• Johnston December 19, 2010 (6:25 pm)

    Had two young men knock at my door 3 times Friday evening. (Each incident about an hour apart) Didn’t answer…nobody I know or would want to talk to would ever knock at my front door! I always use the back/side door! Anyway…two young Asian looking guys. Wearing identical coats. Carrying notebook/binders. Seemed to have some badges from what I saw. Repeated knock was always a “shave-and-a-haircut-two-bits” pattern. I’m in Shorewood, 10000 block 30th.

  • CitizenR December 19, 2010 (6:45 pm)

    OMG! I had a copper yard orniment/sprinkler and wondered what happened to it! Could have been a metal collector! Didn’t even think of that!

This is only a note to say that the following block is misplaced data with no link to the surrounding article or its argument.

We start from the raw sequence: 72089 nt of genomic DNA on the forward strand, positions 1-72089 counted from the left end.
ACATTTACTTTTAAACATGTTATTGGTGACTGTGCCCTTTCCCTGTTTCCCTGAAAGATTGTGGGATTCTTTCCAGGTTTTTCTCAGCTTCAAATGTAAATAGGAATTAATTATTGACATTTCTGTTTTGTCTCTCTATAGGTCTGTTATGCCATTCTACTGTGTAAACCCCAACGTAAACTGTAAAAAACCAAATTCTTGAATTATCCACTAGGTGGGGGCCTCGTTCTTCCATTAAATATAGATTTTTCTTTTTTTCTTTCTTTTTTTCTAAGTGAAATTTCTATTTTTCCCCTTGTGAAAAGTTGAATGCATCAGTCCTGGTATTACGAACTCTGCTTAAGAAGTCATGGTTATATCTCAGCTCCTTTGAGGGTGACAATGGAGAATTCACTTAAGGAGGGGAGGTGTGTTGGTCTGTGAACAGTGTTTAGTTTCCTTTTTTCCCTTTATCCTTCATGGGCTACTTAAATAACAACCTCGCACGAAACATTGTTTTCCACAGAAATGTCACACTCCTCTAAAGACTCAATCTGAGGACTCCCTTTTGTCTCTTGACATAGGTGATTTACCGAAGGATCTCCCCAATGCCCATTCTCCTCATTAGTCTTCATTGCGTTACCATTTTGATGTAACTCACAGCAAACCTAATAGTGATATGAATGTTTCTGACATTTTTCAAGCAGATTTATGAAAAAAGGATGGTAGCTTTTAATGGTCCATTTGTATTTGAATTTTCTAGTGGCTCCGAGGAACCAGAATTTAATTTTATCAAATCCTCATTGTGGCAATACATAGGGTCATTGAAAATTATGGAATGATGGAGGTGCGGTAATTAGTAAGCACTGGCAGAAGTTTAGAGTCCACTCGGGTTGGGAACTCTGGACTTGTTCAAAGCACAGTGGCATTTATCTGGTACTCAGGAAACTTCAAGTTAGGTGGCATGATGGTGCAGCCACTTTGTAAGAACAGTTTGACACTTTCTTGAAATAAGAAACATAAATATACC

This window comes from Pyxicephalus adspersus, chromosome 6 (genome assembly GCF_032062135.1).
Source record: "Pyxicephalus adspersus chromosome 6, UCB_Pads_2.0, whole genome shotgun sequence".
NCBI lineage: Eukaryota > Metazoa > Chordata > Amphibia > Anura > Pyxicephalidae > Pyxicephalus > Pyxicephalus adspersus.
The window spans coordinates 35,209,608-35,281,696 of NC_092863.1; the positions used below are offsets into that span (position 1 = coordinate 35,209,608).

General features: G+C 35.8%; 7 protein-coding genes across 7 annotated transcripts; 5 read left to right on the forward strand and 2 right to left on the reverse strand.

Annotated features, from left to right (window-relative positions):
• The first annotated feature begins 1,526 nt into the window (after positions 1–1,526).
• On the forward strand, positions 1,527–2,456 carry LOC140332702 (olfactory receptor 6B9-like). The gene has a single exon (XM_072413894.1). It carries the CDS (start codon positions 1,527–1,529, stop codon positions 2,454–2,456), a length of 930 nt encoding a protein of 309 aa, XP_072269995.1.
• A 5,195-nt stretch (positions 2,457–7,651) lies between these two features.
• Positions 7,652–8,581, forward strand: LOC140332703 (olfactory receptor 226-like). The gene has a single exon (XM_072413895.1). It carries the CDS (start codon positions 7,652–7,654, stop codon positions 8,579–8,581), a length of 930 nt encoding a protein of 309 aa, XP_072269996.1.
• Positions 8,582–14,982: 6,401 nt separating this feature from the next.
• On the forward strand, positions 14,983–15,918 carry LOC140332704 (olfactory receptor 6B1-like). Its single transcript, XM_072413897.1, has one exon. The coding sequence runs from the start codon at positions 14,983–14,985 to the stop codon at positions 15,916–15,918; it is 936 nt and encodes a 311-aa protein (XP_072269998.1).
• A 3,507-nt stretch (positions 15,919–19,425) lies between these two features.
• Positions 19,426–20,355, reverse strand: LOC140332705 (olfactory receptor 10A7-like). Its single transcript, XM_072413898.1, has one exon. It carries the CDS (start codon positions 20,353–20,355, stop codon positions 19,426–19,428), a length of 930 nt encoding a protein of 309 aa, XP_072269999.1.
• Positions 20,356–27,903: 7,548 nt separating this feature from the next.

• Ken December 19, 2010 (6:48 pm)

    The scavengers came down the ally between 34th and 32nd about 4pm. They went into the backyard across the ally so I went out to the fence to eyeball the truck and tag number. The antique car collector across the alley had some car parts in an area he is repairing the fence and gate. I told them he was not likely to want them removed.

    This is the really noisy Datsun pickup. I heard it before when my grill with a free sign on it had just the top removed one night (broken off since it was cast aluminum) several months ago. Not exactly a stealth vehicle.

    A new looking green bicycle was being strapped down on top of what looked like a full load of various metal items.

  • CMeagh December 19, 2010 (7:43 pm)

    Christopher- good job getting a photo and having them place the items back. I try to keep a watch on the alley behind our place. We had our downspout pulled off our garage a few months ago. I find the people doing this are not scavenging items, but stealing items from peoples yards.